Cosmic Replay is one of the most spectacular examples of how fascinating our universe could possibly get: Provided with the right conditions, it operates in such a way that it allows us to see a cosmic event re-play. Let’s see how it works:
The phenomenon is a direct consequence of Einstein’s theory of general relativity in which he proposed that space-time is curved under the influence of mass and energy(1915). Soon after its formulation, scientists at the time embarked on a series of experiments aimed at the predictions of the general relativity. One of them was the expedition conducted by Eddington to observe the 1919’s solar eclipse off Africa. They reasoned, if space-time is curved by mass, then the paths light rays take in the gravitational field would also be curved and the effect would be noticeable in the light emitted by the background stars that are normally outshined by the Sun during the day but become visible in solar eclipses during which the sunshine is mostly blocked out by the Moon. They observed that the gravity of the Sun deflected the light rays from the background stars that happened to pass by, making them appear slightly different from where they actually are in great accordance with the theory.
Today this effect is known as the ‘’gravitational lensing’’ since the deflecting body behaves like a lens that focuses light.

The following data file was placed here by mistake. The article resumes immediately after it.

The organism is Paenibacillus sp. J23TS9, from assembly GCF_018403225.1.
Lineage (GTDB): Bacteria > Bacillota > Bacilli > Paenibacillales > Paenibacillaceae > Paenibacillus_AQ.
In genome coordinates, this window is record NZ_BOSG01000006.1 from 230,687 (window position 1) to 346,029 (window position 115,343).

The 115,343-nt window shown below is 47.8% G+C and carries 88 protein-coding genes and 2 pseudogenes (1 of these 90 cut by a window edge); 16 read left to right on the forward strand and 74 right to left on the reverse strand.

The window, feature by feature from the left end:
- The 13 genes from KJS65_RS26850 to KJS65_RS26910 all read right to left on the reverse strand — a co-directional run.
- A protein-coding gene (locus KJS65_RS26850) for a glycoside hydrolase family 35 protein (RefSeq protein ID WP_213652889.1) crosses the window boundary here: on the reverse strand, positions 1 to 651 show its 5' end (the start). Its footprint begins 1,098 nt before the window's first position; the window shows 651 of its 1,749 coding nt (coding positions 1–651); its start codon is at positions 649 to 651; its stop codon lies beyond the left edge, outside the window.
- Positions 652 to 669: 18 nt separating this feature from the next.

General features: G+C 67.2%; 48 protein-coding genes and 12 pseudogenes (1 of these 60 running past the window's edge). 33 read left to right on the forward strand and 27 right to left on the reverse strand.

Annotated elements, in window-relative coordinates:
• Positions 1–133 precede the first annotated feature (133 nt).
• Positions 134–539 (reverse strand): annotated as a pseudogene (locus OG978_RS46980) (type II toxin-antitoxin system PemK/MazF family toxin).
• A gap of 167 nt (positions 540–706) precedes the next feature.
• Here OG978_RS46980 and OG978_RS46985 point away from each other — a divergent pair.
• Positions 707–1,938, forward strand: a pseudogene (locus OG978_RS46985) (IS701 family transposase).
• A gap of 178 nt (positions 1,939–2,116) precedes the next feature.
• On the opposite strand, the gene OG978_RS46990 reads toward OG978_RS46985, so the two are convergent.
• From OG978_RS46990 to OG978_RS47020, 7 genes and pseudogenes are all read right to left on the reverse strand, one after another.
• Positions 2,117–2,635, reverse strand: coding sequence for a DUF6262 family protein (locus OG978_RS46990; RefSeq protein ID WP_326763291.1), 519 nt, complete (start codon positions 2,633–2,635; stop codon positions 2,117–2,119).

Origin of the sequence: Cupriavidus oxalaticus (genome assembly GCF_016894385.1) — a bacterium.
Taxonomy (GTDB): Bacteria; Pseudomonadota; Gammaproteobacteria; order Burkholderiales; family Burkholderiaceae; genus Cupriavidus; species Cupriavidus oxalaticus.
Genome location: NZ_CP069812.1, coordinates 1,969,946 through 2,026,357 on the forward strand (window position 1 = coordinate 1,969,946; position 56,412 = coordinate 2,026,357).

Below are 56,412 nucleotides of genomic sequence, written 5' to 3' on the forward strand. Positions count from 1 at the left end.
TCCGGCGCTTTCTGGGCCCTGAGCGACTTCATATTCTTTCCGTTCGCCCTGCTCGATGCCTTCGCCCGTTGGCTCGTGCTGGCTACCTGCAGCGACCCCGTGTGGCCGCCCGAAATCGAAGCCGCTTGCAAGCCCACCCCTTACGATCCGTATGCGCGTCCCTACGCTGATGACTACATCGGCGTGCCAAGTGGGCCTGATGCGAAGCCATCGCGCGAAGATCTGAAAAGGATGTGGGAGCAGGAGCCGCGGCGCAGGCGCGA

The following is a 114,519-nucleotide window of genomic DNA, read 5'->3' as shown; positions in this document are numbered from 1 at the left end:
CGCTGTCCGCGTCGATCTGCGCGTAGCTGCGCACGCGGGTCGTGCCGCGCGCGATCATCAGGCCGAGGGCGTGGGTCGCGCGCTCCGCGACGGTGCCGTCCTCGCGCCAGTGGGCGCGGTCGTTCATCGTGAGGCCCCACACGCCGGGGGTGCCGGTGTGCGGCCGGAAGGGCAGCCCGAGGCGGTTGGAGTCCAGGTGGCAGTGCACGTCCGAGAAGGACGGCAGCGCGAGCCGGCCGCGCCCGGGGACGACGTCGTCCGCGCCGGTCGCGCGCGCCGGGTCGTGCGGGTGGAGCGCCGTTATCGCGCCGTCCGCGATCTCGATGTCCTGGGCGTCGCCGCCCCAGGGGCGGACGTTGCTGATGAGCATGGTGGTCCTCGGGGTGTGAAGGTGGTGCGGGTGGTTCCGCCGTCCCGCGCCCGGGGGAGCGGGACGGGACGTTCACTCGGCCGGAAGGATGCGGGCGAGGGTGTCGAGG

To date, astronomers have caught a lot of weird pictures that are explained by gravitational lensing; however, the most interesting case is the ‘’Supernova Refsdal’’ that happened only once far behind MACS J1149.5+2223 galaxy cluster.
What’s interesting about it is that this massive intervening galaxy cluster acted as a lens and focused split images of the supernova to the Hubble. Since the paths the photons emanating from the supernova follow are all different, they arrived at the Earth at different times. With as large as a decade interval!
For instance, one of the images (the upper red circle) reached the Earth in around 1995. One (the lower circle) did in 2014 as four separate bright spots, forming an ‘’Einstein cross’’(This is also a result of lensing). Estimating and studying the amount of matter combined with dark matter and how they’re distributed across the cluster, astronomers predicted another path for the photons. And they started pointing the Hubble at the cluster’s surrounding periodically. Finally, on the 11th of December 2015, they captured the anticipated re-appearance of the Supernova Refsdal(in the middle circle), making it the first time ever to predict a supernova. They are essentially seeing the same explosion take place over and over again, which is nothing but a short of a Cosmic Replay.